Safety is a priority for the development of all medicines, but biologics raise safety considerations above and beyond those of chemical drugs. This is because biologics are more structurally complex medicines than chemical drugs, and even slight changes in their manufacture can cause undetected changes in the biological composition of the product. These changes can in turn affect the safety and effectiveness of the product in patients.
Chemical drugs are typically made by mixing together well-defined chemicals in controllable "recipes" following the formulas and the predictable rules of organic chemistry. The same final product can sometimes be obtained through a very different process, and the product can be analyzed in a laboratory to confirm that it is exactly what it is supposed to be. It is a relatively straightforward exercise to show that a generic chemical product is the same as a branded product. Evidence from clinical trials is not necessary, and cannot be submitted in an application for a generic product.
Biologics are made by genetically engineering living cells to become miniature factories producing the desired molecules (proteins). These living cells are inherently variable and susceptible to slight changes in their environment that can significantly alter the proteins they are engineered to produce. Because no two living cell lines are identical, no two biologics manufacturing processes have identical starting materials or proceed in the same way. A follow-on biologic manufacturer that uses different starting materials and a different process will produce a product that is different from the innovative product. In addition, the complexity of biologics currently makes it impossible to show in the laboratory that one biological product will work the same as another in patients. The effects of the differences between a follow-on and its respective innovator product can only be determined by subjecting the follow-on biologic to substantial clinical testing in patients to prove that it is safe and effective. Therefore it is not possible to have a "generic" of a branded biologic.
Immunogenicity is an important concern regarding the safety of biologics. This occurs when our bodies treat a protein as if it is a foreign substance and try to attack the protein with antibodies. Unlike chemical drugs, all biologics have the potential to stimulate antibody production in patients and such responses are highly unpredictable. Sometimes the antibodies produced in response to a biologic have no effect. Other times they bind and inactivate the biologic, causing disease progression. In still other cases, they can bind to and inactivate a patient's naturally occurring protein, which means that the patient may be left with no options other than regular blood transfusions.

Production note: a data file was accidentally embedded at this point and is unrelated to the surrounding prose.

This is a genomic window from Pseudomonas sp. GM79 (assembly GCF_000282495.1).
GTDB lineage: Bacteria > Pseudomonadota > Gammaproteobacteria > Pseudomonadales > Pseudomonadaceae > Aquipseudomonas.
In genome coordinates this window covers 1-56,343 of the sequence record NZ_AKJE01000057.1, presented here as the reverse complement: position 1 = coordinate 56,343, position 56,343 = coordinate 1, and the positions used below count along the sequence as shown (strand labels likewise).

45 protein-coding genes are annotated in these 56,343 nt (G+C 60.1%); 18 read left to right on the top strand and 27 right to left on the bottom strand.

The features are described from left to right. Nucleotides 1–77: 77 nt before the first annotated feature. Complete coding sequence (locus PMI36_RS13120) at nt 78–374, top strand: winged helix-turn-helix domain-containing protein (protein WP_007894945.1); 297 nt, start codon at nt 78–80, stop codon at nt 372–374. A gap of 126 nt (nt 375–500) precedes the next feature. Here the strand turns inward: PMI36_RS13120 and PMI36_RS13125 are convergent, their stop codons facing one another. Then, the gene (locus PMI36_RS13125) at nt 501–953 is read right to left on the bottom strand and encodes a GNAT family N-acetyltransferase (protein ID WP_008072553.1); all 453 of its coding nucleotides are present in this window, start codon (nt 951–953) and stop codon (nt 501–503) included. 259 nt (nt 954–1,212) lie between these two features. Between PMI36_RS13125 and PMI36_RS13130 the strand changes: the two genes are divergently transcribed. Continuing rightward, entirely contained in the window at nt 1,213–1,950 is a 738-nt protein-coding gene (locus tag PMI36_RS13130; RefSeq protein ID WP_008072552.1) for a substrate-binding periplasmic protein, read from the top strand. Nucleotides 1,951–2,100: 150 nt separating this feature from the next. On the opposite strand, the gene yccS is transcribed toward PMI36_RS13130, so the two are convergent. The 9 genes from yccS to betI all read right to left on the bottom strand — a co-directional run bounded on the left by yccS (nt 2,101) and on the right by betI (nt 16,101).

One example of immunogenicity occurred a few years ago when, at the request of the European Health Authorities, Johnson & Johnson made a change in the manufacturing process for its EPREX product - a product that had been marketed for a decade with no evidence of immunogenicity problems. The change caused a serious adverse reaction in a small number of patients. These patients lost their ability to make red blood cells because they produced an antibody (triggered by the EPREX) that inactivated both the administered protein (EPREX) and the body's natural protein that is essential for red blood cell production. Johnson & Johnson eventually was able to determine the cause of this adverse reaction and correct it, but only after a very lengthy and expensive investigation.
The EPREX case shows that one protein can be different from another in ways that cannot be detected in the laboratory, but are seen only by the body's exquisitely sensitive immune system. If one change to a well-established complex manufacturing process, made by the manufacturer who has intimate knowledge of the process, can cause a problem with immunogenicity, surely the risk is even greater with an entirely new manufacturer and process - as will be the case with follow-on biologics.
The EPREX example also underscores two other critical points. First, careful post-market monitoring of the safety of a biologic, whether innovative or follow-on, is extremely important. Second, this example provides a further rationale for not considering a follow-on product to be interchangeable with an innovative product. FDA has stated that it has not determined how interchangeability can be established for complex proteins.